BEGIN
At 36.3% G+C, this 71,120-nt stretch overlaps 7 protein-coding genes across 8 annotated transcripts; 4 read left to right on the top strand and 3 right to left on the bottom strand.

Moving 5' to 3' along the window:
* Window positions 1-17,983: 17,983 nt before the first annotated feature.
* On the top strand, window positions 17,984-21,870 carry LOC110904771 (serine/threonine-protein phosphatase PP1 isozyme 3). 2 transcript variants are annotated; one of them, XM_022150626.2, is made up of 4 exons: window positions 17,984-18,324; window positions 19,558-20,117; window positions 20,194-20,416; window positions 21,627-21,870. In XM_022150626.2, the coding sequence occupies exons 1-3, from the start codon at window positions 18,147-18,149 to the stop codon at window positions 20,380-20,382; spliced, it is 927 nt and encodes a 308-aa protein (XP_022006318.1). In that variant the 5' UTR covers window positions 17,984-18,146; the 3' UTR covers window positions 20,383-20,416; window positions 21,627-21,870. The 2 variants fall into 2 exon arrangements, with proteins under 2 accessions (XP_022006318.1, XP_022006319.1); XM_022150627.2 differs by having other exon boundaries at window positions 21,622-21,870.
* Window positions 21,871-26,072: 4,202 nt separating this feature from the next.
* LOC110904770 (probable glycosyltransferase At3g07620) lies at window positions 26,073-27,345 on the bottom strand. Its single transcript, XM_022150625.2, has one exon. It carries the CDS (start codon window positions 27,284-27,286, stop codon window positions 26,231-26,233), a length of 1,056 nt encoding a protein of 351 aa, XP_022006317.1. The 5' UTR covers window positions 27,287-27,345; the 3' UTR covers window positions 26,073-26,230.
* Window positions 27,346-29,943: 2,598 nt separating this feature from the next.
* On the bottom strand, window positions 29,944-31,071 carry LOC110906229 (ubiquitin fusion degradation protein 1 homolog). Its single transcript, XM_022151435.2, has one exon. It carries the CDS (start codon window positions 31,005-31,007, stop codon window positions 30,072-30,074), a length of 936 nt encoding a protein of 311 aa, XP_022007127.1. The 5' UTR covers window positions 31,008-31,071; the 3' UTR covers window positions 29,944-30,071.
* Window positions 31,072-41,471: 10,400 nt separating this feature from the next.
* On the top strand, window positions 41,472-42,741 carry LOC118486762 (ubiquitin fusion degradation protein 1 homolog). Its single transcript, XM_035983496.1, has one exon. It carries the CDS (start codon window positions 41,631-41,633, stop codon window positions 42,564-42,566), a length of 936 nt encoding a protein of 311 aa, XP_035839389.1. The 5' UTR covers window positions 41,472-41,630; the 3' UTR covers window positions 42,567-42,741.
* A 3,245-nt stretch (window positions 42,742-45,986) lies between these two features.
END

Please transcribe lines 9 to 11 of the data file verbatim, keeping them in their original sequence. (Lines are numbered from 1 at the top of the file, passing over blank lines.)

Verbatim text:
* Window positions 31,072-41,471: 10,400 nt separating this feature from the next.
* On the top strand, window positions 41,472-42,741 carry LOC118486762 (ubiquitin fusion degradation protein 1 homolog). Its single transcript, XM_035983496.1, has one exon. It carries the CDS (start codon window positions 41,631-41,633, stop codon window positions 42,564-42,566), a length of 936 nt encoding a protein of 311 aa, XP_035839389.1. The 5' UTR covers window positions 41,472-41,630; the 3' UTR covers window positions 42,567-42,741.
* A 3,245-nt stretch (window positions 42,742-45,986) lies between these two features.